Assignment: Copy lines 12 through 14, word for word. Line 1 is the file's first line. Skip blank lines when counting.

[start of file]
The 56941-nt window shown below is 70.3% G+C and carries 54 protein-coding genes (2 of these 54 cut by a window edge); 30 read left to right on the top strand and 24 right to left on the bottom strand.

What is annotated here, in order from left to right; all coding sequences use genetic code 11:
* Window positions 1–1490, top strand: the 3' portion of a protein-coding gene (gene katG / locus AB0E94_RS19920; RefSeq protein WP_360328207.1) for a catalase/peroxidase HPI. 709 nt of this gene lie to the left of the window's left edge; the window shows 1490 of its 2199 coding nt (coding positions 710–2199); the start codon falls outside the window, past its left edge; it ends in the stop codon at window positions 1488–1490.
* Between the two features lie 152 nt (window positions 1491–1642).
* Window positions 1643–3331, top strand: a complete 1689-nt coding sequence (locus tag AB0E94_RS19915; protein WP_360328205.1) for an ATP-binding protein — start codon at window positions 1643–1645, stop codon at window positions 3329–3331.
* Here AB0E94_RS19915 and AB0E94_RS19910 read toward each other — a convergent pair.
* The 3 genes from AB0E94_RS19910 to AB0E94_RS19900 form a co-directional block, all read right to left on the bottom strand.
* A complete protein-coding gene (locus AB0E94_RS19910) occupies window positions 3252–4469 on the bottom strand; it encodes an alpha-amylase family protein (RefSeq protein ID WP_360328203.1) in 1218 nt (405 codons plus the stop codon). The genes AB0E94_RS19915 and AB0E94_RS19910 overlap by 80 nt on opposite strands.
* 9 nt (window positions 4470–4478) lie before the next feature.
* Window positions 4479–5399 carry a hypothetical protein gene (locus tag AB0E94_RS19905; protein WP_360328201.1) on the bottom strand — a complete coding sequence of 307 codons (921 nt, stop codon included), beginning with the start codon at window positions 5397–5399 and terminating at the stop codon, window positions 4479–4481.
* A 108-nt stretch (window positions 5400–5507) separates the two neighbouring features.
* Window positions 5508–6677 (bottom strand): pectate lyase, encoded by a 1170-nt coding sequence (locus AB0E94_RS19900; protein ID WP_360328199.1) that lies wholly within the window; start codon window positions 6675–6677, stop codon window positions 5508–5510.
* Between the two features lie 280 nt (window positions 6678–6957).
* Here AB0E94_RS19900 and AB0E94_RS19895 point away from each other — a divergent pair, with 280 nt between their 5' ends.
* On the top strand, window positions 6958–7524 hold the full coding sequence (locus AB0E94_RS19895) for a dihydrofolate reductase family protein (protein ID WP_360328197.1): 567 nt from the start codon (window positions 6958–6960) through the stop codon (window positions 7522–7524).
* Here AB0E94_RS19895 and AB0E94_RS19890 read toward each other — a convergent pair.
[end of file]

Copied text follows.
* Window positions 5508–6677 (bottom strand): pectate lyase, encoded by a 1170-nt coding sequence (locus AB0E94_RS19900; protein ID WP_360328199.1) that lies wholly within the window; start codon window positions 6675–6677, stop codon window positions 5508–5510.
* Between the two features lie 280 nt (window positions 6678–6957).
* Here AB0E94_RS19900 and AB0E94_RS19895 point away from each other — a divergent pair, with 280 nt between their 5' ends.